In a predictable move, Jake Marisnick has been traded to the New York Mets. An Astros fixture in recent years, Marisnick’s superb defense has made him a valuable reserve for Houston, though his contact issues held him back from ever locking down a regular role. He’ll project to a similar role with the Mets, succeeding Juan Lagares, and should be able to continue similar levels of production. The emergence of Myles Straw had made Marisnick redundant for the Astros, who have very little room underneath the Competitive Balance Tax threshold and will save $3M as a result of this deal. The savings won’t be the only benefit, however, as two prospects will be joining the Astros organization in return. Here’s a look at what each brings to the table:
Blake Taylor, LHP, 24
A second round selection by the Pirates in 2013, Taylor is no stranger to moves, as he was acquired by the Mets originally in a trade for Ike Davis back in 2014. At the time, Taylor was seen as a projectability guy with an advanced curveball and sinking life on his fastball, per this piece from Marc Hulet. It has been a slow rise for Taylor since then, whose ERA has floated in the 4 range with largely poor strikeout and walk numbers- until last season. The southpaw seemed to figure some things out in 2019, as his walk numbers dropped considerably, resulting in much fewer runs allowed. He also pitched in the Arizona Fall League in 2019, striking out 11 against 2 walks in 9 innings, with just 2 runs allowed. Here’s some video of Taylor from his time in Arizona:
Full video is here: https://t.co/SCPSR4bamw— Tyler Stafford (@tylercstafford) December 5, 2019
Notably, 2019 was Taylor’s first season as a full-time reliever, which seems to suit him much better. Jacob Resnick, a Mets prospect writer, notes below that Taylor was up to 97 after moving to shorter stints, which is especially impressive from the left side.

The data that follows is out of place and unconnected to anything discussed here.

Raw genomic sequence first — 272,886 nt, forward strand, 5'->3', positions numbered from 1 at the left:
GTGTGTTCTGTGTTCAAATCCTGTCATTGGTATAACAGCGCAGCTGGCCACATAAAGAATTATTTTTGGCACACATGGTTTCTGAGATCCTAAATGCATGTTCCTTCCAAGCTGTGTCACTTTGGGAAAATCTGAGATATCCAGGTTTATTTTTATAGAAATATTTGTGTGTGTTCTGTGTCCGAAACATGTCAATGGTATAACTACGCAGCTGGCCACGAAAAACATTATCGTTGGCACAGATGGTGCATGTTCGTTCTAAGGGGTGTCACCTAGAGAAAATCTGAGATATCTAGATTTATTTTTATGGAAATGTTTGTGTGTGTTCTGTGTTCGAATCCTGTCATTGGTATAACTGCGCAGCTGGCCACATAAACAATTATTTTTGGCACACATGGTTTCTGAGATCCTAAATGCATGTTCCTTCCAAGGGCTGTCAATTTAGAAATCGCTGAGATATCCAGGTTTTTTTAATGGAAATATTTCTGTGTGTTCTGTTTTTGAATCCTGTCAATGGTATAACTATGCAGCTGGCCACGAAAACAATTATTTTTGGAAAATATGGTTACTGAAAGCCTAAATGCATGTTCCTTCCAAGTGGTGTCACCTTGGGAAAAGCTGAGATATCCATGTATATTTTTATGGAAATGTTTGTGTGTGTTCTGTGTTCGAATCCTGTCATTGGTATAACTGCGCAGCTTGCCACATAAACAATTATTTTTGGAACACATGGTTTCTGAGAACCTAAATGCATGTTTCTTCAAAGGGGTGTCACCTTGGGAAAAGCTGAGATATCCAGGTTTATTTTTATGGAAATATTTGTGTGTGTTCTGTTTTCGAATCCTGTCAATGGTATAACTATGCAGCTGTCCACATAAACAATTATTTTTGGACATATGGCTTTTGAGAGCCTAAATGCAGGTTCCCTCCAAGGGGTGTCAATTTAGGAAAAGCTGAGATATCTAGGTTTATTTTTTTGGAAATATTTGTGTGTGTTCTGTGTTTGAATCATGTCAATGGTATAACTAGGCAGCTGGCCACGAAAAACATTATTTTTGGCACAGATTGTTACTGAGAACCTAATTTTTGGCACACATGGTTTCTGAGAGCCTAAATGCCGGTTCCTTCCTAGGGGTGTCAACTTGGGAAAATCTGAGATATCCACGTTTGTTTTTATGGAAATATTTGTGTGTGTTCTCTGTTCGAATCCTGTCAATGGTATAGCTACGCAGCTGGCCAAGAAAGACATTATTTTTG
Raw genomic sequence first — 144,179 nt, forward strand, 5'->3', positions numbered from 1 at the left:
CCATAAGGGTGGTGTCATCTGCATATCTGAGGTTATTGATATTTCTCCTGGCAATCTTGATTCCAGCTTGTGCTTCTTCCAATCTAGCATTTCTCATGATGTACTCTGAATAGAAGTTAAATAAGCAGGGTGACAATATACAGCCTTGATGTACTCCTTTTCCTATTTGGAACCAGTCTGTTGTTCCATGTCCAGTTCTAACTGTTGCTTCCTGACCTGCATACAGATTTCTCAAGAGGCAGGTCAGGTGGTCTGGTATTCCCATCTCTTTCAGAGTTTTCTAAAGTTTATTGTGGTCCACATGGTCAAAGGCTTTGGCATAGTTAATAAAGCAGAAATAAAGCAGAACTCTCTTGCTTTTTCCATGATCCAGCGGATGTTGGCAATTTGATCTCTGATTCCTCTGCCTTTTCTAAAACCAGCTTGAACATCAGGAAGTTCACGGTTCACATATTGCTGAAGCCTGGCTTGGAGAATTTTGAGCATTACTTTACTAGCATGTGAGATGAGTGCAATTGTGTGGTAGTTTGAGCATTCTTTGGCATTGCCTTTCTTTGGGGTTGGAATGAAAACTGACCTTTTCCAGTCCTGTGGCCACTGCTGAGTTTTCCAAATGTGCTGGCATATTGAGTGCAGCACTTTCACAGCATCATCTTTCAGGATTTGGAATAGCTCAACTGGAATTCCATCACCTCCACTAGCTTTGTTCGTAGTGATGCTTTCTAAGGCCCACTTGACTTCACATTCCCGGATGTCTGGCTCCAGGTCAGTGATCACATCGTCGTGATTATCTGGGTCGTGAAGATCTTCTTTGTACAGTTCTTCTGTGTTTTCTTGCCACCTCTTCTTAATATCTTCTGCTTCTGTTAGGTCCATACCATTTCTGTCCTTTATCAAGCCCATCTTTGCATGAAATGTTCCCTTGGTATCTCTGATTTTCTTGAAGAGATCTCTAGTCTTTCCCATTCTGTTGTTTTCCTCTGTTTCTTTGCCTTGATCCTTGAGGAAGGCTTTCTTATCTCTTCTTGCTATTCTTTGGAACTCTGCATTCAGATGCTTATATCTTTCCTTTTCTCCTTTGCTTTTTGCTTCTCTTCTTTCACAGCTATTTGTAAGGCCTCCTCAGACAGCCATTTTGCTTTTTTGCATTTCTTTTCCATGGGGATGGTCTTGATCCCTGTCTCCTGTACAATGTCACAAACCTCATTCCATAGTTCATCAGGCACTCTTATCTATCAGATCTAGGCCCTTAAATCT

I’m not losing sleep over Blake Taylor but he was touching 97 once he moved to the bullpen and has a high-spin breaking ball. I wouldn’t be surprised if he has a role in Houston’s ‘pen before the end of the year.— Jacob Resnick (@Jacob_Resnick) December 5, 2019
Paired with his curveball, the improved heater should give Taylor the necessary tools to get outs in a major league bullpen if his command improvements stick. After spending much of 2019 at the Double-A level, look for Taylor to receive a difficult assignment to Round Rock in 2020, where he will have the opportunity to pitch his way into the Houston bullpen, which has been short on lefties in recent history.
Kenedy Corona, OF, 19
When news of this trade came across the wires and I took a look at Corona’s player page, the first thought to enter my mind was that he shares many similarities with Astros prospect Adonis Giron, who was similarly acquired in a small-scale trade with Miami for international spending money, which the Marlins used on the Mesa brothers. Corona is listed at 5’11”, 185 lbs., similar to Giron’s 5’10”, 190 lbs. frame. Neither was an especially notable international prospect- Corona signed very late in the process this April as a 19 year old- but put themselves on the map with flashy statistical performance in their rookie ball debuts, which apparently caught the Astros’ eye in both cases.
Making his affiliated debut in 2019, Corona hit .292/.382/.462 in 17 DSL games before the Mets deemed him ready for a promotion to the GCL, where he picked up the pace even further with a .311/.401/.483 line. In 59 games across those levels, Corona accumulated 5 homers and 19 steals in 24 attempts. With minimal video or reporting, it’s tough to know what to make of Corona, but he made a strong first impression and the early results indicate some level of offensive tools, particularly in the baserunning department. He will turn 20 in March, and the Astros’ recent track record with young performers suggests he’ll be agressively assigned to Tri-City in 2020, where he will square off against older competition, mostly from the 4-year college ranks.